I currently use 3M brand lapping film coated with aluminum oxide – 266×30um, 12um, 3um, and 268×0.3 um. The lapping film is PSA backed, and mounted to ¼” thick glass from a local window store. Using a little soapy water, just like window tint film, makes installation (air bubbles) easier. The glass is glued to a piece of masonite, as can be seen in the picture below. I use simple shop made jigs of different lengths and angles (30°) depending on the blade:
Micro bevels are simply very narrow bevels across the width of the blade. Their sole purpose is to reduce the amount of surface area which needs to be honed to a smoother finish, reducing the amount of steel removed, honing strokes, time required, and abrasive wear.. Both sides of the blade must be honed, the bevel side and the flat side. See Fig 1 – micro bevel sizes exaggerated. I typically have a primary bevel and 3 micro bevels on the bevel side made in 0.75° to 1° increments. A micro bevel is created with 25um, then a shim is added uner the jig and a micro bevel is made with 12um, then the shim is exchanged for a thicker one and another micro bevel is made with 3um. I then use the same shim and polish further with 0.3um. I use one micro bevel on the back side. This is conceptually the same as the “Charlesworth ruler trick”. Wooden (or any material) shims of varying thickness, topped with sandpaper to hold the bottom of the jig, are used to get the degree increments for the micro bevels. My shims for the 2.7” tall jig are 0.085” & 0.160”, and for the 3-1/2” tall jig are 0.105” and 0.210”. The geometry Law of Sines can be used to calculate shim thicknesses and blade projection for various desired angles. This gets a bit tedious with the math and I may make a separate entry for it. The blade projection can be repeated by using a board with blocks attached at the required distances, or a digital angle gauge can be used. the jigs use 8×32 hanging bolts – machine screw threads on one end, wood screw threads on the other end, and round brass “nuts” from Lowe’s.
I typically create a primary bevel that is ~5° less than the finished bevel angle desired, for both bevel up or bevel down blades. I use a 25um DMT Duosharp to complete the primary bevel, and make a few passes on it first when resharpening to remove enough material to ensure I get any nicks out of the edge. Also, I use a piece of leather to break the wire edge formed by grinding, and an Arkansas stone flat on the back to initially smooth the edge. Generally at least part of the wire edge will bend over to the primary bevel side and will need to be removed. For the first couple of strokes on the first micro bevel, pull the blade toward you vs pushing. This will ensure any wire edge is broken off and not cut into the lapping film. Do the same on the back of the blade.
Initially you will probably cut the film a few times – I certainly did. I haven’t cut a piece of film in a long time. You learn how to handle the blades and not slice the film. It is my long term solution rather than fussing with the mess of water stones and the unending hassle of keeping them flat.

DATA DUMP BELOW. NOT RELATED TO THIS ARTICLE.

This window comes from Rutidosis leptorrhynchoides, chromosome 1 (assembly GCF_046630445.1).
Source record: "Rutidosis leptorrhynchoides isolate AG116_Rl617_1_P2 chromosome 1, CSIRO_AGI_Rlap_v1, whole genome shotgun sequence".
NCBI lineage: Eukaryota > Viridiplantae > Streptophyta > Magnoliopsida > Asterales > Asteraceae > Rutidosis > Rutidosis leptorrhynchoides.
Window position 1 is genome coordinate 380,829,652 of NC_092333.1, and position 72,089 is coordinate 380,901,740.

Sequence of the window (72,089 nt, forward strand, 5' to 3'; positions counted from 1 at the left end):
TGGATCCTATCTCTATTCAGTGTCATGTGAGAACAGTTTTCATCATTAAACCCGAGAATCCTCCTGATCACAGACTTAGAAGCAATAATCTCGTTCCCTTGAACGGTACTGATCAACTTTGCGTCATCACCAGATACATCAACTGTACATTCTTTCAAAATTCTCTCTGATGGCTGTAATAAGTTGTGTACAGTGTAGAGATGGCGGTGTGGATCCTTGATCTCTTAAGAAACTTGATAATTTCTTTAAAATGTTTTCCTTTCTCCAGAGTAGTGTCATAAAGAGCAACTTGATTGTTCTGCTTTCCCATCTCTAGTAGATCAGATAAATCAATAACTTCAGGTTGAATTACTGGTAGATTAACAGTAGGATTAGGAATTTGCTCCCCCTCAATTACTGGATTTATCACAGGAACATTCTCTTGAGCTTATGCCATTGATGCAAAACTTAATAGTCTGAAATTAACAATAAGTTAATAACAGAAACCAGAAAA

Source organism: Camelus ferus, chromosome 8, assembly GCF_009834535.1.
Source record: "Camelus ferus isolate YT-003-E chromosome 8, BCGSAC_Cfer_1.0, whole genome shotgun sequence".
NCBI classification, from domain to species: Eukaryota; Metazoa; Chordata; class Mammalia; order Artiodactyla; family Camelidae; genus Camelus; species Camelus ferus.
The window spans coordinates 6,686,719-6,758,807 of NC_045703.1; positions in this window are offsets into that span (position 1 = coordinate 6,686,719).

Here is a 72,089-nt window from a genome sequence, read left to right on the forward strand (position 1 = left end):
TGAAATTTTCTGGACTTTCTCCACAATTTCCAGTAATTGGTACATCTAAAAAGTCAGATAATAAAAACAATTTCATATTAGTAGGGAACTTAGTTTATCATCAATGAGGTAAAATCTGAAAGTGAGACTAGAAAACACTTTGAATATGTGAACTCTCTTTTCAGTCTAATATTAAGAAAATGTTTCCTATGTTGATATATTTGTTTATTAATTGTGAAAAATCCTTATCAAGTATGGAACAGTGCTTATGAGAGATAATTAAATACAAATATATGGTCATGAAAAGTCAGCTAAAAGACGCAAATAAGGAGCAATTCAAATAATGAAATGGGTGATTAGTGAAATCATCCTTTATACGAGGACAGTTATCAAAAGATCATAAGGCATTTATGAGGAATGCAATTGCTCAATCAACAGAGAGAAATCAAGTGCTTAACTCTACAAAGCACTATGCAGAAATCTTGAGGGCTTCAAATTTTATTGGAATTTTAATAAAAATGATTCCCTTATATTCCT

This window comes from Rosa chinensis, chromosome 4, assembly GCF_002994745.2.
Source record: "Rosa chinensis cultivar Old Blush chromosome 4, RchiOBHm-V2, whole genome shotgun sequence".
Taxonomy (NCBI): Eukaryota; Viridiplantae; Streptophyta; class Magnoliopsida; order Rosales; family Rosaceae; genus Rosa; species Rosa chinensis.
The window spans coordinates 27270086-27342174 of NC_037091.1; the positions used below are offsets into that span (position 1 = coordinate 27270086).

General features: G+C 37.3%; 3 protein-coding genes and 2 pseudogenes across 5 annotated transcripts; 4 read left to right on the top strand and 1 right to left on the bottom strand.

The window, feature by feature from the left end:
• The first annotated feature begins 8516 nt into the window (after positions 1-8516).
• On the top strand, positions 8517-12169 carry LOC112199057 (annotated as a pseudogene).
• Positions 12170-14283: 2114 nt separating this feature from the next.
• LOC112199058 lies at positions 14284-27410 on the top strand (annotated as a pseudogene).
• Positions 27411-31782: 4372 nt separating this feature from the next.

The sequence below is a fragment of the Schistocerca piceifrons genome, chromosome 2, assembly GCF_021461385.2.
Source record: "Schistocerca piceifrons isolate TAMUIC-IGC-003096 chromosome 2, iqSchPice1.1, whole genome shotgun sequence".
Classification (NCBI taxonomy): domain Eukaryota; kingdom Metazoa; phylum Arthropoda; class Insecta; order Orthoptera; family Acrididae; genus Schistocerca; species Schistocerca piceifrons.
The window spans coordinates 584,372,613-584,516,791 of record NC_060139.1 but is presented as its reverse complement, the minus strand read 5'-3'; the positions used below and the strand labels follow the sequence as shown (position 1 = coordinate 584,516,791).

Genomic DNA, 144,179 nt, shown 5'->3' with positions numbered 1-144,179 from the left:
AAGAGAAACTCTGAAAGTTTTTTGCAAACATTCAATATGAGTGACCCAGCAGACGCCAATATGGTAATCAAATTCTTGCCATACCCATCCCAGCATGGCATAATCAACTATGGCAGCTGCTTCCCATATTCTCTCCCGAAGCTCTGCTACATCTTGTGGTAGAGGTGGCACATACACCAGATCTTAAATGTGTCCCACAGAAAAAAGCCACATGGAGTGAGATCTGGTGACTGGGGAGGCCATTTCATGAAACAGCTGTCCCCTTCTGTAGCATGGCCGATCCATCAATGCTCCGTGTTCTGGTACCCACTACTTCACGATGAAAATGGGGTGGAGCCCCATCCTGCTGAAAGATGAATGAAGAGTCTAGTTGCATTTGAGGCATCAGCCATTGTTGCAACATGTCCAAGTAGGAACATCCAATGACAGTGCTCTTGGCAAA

Back Bevel – I use small pieces of glass with lapping paper adhered. The shim is hi tech – a piece of plastic milk jug plastic about 0.016” thick attached to the back of the blade with masking tape. Each blade is marked with a line etched with a carbide awl at 1-1/2” from the edge. There is nothing magical about the shim thickness or distance. This arrangement gave me enough of an angle and was located far enough away from the jig holding the blade to be able to work the back bevel. I place the glass at the edge of a table, flip the blade/jig over so the top of the jig hangs off the table, and work the blade side to side and some front to back. I will use the 25um and 12um film some, but primarily the 3um and 0.3um do the polishing.
I “bevel” the blade corners to prevent “plane tracks”. The bottom of the jigs is cut at an angle and the jig is held against the flat on each side to create the bevel (exaggerated in drawing) . Smoother blades get side bevels and a little pressure on the top of each side of the blade to create a very slight camber across the blade.
Primary Bevel Grinding
How the primary bevel is generated isn’t that important as long as the angle is correct, and the edge is square to the blade sides. A grit of ~60um, P220, is sufficient. Going finer requires a little less work in creating the 1st micro bevel. Belt sanders, bench grinders, wet sharpeners, water stones, sandpaper/lapping film all work. For manual work, an extra coarse/coarse diamond bench stone is my preference – they cut fast and don’t need flattening. Notice oil stones are not included. They just cut too slow for the major material removal required here. Wet sharpeners like Tormek, Grizzly, and Sheppac work (I currently use a 10” Grizzly), but only with O1 steel. A2, PM-V11, and HSS blades cut very slow and require frequent dressing with a diamond wheel dresser to keep the cutting rate up. If I were starting from scratch I’d probably go with an 8” bench grinder with friable wheels and a Tormek BGM-100 allowing use of Tormek accessories, or a belt sander with a good shop made jig. But, the Grizzly with Tormek accessories works great for my lathe tools so I’m sticking with it. Here is my review of the Tormek accessories.